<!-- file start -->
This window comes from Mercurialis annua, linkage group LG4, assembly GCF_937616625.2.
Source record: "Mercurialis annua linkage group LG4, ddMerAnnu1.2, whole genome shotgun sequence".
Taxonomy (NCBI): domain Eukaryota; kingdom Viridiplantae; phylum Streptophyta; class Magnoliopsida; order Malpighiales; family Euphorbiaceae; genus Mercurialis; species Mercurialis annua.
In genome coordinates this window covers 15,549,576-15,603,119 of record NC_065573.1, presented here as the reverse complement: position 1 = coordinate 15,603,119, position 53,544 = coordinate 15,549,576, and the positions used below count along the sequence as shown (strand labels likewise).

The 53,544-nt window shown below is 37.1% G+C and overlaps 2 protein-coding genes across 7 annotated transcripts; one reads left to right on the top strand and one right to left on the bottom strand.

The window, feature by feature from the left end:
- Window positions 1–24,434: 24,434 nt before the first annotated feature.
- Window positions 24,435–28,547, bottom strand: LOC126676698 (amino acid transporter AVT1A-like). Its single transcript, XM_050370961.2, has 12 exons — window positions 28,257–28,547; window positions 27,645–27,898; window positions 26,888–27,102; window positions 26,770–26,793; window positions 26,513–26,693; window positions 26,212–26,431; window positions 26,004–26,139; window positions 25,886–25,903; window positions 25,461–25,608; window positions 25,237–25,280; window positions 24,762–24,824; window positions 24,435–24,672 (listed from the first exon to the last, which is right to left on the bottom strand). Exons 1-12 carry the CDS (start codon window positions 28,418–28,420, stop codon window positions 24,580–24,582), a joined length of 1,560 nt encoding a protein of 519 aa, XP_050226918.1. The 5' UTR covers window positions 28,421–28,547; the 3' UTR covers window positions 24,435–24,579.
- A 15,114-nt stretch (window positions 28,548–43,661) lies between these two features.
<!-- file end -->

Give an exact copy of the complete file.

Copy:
This window comes from Mercurialis annua, linkage group LG4, assembly GCF_937616625.2.
Source record: "Mercurialis annua linkage group LG4, ddMerAnnu1.2, whole genome shotgun sequence".
Taxonomy (NCBI): domain Eukaryota; kingdom Viridiplantae; phylum Streptophyta; class Magnoliopsida; order Malpighiales; family Euphorbiaceae; genus Mercurialis; species Mercurialis annua.
In genome coordinates this window covers 15,549,576-15,603,119 of record NC_065573.1, presented here as the reverse complement: position 1 = coordinate 15,603,119, position 53,544 = coordinate 15,549,576, and the positions used below count along the sequence as shown (strand labels likewise).

The 53,544-nt window shown below is 37.1% G+C and overlaps 2 protein-coding genes across 7 annotated transcripts; one reads left to right on the top strand and one right to left on the bottom strand.

The window, feature by feature from the left end:
- Window positions 1–24,434: 24,434 nt before the first annotated feature.
- Window positions 24,435–28,547, bottom strand: LOC126676698 (amino acid transporter AVT1A-like). Its single transcript, XM_050370961.2, has 12 exons — window positions 28,257–28,547; window positions 27,645–27,898; window positions 26,888–27,102; window positions 26,770–26,793; window positions 26,513–26,693; window positions 26,212–26,431; window positions 26,004–26,139; window positions 25,886–25,903; window positions 25,461–25,608; window positions 25,237–25,280; window positions 24,762–24,824; window positions 24,435–24,672 (listed from the first exon to the last, which is right to left on the bottom strand). Exons 1-12 carry the CDS (start codon window positions 28,418–28,420, stop codon window positions 24,580–24,582), a joined length of 1,560 nt encoding a protein of 519 aa, XP_050226918.1. The 5' UTR covers window positions 28,421–28,547; the 3' UTR covers window positions 24,435–24,579.
- A 15,114-nt stretch (window positions 28,548–43,661) lies between these two features.